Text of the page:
Thought 3: About the Uyghur. My first encounter with the Uyghur language was at the Urumqi airport during our Silk Road vacation in 2010. My husband saw the language was written everywhere but he did not know what it was. I told him it looked like Arabic. Later, our guide told us it was the Uyghur language because Uyghur is the biggest group in Xinjiang province. I also discovered on the trip that Uyghurs look more like foreigners than Chinese. I know Uyghur is one of the 55 minority groups, other than that I know very little about this unique ethnic group especially its political and religious beliefs.
Thought 4: The Movie Red Sorghum and actor Jiang Wen. In the book, the author talked about visiting a movie set in the Gobi where famous actor Jiang Wen was shooting a movie. I remembered watching the movie Red Sorghum in 1989 when I was a senior at Fudan University. The movie was a huge hit because it was the first kind that was brilliantly directed by the director Zhang Yimou, and Jiang Wen and actress Gong Li truly captured the audience with their brilliant acting. Jiang Wen’s personality is so characteristic both on screen in all his movies and off screen in his real life, surely he is well liked.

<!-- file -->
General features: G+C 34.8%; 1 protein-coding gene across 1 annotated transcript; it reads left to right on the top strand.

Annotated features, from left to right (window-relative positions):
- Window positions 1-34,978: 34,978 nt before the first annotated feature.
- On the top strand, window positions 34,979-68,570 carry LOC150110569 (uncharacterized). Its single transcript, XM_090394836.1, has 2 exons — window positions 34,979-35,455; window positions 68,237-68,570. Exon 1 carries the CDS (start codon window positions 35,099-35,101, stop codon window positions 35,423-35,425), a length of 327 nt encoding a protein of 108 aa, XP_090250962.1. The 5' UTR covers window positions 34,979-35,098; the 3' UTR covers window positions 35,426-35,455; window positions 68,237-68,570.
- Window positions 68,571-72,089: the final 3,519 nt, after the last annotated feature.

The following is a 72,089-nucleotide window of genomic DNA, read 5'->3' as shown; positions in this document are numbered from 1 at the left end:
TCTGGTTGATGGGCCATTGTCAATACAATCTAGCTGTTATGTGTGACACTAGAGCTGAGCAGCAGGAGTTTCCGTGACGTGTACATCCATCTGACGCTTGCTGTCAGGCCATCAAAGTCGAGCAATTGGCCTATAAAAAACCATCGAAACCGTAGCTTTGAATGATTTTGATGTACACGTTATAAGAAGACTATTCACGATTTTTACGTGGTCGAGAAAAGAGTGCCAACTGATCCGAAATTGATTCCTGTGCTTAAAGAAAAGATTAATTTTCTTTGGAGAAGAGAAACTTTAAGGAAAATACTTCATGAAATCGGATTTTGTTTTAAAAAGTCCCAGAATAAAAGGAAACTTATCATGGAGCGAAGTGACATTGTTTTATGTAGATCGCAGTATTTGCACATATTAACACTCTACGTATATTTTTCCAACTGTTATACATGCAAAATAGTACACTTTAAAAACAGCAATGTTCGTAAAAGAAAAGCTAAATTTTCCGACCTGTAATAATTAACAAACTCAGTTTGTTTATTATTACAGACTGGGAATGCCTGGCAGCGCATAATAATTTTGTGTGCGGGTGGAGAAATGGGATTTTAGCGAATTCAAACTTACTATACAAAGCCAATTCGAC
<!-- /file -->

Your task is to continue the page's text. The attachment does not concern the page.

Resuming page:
Thought 5: How ironic! As I ended reading the book today, I found out at the news time that Osama Bin Laden was killed. In the book the author described Chinese people’s Anti-American feelings for the war American launched against the terrorists after the September 11 attack. I am eager to find out what the Chinese think now that the Americans are celebrating the big victory after nearly ten years. The Americans finally did what they set their minds to.

China awaits you – 5 reasons why you should visit China

Posted in Travel and Adventure by Administrator on the December 30th, 2010

If you ask me why I like to travel to China, I would say…
The number 1 reason you will like China is its cultural experience. China is a developed country that hasn’t lost its flavor. You will experience both fast-paced city life and authentic ethnic tribe’s colorful culture. Of the 55 minority ethnic groups in China, Yunnan a southern province has the most 25 of them.